Niño Wrestles the World

Bibliographic Information: Morales, Y. (2013). Niño wrestles the world. New York, NY: Roaring Brook Press

Brief Annotation: This delightful book chronicles the many epic battles of Niño. This book incorporates words and phrases in both English and Spanish, as well as an excellent array of onomatopoeia, making it particularly accessible for English learners with a Spanish language background.

Genre: Contemporary Realistic Fiction/Fantasy

Grade Level: PreK-3

Readers who will like this: Readers who enjoy lucha libre (Mexican wrestling); readers who enjoy stories with action and adventure; readers who enjoy humor.

Rating/Response: 5; When I heard about this book at the Booked for the Evening event, I knew I had to read it. I adored it! The illustrations are beautiful and vibrant. I loved the combination of English and Spanish words, along with the comic-book style onomatopoeia. What I loved most, however, was Niño. Niño is exciting, relatable, and imaginative. His battles with the Guanajuato Mummy, Chamuco, and La Llorona (who is quickly becoming one of my favorite folktale characters) are all solved with Niño’s wit and creativity. The conclusion was surprising, and an excellent illustration of familial love. I adored this book, and am excited to read more of Ms. Morales’ work.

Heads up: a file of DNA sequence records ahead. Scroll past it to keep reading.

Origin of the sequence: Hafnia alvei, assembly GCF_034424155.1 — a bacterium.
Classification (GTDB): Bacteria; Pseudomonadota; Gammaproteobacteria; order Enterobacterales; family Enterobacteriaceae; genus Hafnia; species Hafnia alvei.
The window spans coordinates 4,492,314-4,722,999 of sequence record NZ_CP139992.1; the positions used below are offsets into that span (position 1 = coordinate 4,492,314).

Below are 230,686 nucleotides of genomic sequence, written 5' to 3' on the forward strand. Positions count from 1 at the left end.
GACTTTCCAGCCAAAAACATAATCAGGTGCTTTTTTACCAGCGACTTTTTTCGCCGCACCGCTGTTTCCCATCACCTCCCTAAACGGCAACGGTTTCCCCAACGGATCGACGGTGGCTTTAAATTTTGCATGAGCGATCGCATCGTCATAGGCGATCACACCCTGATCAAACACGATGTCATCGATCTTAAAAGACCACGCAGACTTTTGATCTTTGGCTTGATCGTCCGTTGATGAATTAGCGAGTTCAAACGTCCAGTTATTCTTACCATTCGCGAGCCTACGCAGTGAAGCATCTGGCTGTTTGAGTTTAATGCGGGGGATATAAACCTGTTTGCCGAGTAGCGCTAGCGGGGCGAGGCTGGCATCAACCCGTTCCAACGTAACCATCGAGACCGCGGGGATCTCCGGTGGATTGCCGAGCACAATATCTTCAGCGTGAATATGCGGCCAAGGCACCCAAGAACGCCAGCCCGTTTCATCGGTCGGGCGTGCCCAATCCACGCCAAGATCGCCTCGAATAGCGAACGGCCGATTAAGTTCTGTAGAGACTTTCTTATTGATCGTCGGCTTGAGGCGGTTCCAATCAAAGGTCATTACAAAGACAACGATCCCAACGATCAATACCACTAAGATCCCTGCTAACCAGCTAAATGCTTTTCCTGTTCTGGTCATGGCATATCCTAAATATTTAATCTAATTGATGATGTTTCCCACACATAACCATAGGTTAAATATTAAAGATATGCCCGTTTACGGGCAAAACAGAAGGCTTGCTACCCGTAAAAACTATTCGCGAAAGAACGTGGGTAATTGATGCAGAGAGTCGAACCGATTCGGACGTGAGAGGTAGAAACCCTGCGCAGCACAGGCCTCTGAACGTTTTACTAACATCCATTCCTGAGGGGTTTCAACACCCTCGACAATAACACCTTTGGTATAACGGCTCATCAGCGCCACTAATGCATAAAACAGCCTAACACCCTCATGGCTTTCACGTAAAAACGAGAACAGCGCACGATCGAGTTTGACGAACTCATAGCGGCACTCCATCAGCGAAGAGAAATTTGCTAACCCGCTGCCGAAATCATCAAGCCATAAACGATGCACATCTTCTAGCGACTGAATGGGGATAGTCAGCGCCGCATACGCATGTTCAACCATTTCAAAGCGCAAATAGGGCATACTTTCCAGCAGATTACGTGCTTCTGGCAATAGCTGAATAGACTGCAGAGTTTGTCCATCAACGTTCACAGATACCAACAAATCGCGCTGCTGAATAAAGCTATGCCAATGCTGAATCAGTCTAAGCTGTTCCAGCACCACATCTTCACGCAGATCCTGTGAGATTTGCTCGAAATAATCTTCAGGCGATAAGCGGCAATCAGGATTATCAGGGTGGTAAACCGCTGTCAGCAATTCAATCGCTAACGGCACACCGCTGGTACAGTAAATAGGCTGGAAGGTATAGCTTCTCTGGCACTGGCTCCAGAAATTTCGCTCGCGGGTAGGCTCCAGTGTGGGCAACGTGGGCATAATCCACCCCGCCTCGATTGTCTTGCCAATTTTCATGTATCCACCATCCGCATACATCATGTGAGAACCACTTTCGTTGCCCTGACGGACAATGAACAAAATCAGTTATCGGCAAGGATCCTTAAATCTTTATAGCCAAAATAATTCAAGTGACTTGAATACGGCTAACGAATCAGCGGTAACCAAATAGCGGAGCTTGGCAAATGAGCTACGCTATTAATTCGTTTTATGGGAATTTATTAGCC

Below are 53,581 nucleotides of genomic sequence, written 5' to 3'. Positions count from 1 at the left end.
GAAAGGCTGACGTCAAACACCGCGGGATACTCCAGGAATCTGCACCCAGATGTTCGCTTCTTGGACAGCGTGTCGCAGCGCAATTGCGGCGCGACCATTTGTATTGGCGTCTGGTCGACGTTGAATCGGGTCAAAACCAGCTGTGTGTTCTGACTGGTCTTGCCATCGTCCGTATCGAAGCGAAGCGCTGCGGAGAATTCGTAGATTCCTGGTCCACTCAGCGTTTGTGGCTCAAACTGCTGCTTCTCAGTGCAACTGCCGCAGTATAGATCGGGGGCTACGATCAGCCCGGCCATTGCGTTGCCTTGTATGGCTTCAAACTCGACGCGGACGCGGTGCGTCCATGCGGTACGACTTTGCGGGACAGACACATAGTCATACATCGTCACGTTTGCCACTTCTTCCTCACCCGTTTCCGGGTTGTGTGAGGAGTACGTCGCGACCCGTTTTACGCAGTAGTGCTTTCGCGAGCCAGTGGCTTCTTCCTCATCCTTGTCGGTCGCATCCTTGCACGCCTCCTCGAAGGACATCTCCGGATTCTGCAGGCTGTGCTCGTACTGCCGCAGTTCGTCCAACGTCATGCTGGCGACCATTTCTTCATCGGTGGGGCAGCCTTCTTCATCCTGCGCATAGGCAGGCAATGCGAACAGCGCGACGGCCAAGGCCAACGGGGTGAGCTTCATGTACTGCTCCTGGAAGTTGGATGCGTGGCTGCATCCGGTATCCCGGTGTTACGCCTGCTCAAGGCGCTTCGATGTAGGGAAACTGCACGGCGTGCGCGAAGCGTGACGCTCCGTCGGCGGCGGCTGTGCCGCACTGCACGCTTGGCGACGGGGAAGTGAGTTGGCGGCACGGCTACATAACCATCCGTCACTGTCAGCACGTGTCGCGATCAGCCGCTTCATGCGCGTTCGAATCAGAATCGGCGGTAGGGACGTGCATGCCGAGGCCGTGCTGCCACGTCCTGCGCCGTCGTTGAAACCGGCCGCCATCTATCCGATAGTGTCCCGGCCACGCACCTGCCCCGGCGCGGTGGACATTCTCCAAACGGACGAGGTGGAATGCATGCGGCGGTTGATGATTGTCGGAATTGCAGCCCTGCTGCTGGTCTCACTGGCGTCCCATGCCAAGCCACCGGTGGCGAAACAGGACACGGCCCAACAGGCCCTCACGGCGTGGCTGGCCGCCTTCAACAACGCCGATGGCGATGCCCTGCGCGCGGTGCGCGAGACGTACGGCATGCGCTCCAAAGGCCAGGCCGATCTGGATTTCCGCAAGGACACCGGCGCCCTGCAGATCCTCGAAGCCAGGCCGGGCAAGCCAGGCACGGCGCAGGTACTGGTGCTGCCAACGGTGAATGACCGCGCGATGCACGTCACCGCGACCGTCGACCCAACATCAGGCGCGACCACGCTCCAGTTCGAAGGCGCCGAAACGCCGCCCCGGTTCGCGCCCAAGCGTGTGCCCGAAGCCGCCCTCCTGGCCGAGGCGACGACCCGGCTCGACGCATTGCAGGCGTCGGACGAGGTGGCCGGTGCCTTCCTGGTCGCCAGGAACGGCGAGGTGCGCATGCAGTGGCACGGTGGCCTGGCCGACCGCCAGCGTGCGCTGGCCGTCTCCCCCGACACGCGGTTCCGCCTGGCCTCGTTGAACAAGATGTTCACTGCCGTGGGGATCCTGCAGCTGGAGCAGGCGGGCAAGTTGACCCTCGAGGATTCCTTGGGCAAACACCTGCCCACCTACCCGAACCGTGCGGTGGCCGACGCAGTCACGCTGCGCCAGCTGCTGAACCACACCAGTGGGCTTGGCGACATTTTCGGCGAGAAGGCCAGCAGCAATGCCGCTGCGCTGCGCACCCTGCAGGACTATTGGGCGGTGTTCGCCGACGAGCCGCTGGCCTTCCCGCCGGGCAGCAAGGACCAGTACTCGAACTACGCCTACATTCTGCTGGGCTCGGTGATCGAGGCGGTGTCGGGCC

One question you would ask before a read aloud: Who (or what) do you pretend to be when you are playing make-believe?

Reading Strategy: Internet Investigations (Yopp & Yopp, 2010, p. 121)

In internet investigations, readers use the internet to research some unfamiliar terms or concepts presented in a book, with teacher guidance. The class brainstorms a list of questions they have related to the text, and with teacher guidance, generate search terms to use. Students are then encouraged to research the answers to the questions individually or in small groups, using the search terms the class generated. This would be an excellent strategy to use with Niño Wrestles the World, because of the number of concepts and characters presented that many children may by unfamiliar with or would be interested in learning more about (such as La Llorona and lucha libre).


Just a Minute

Title: Just a Minute

Bibliographic Information: Morales, Y. (2003). Just a minute. Canada: Raincoast Books.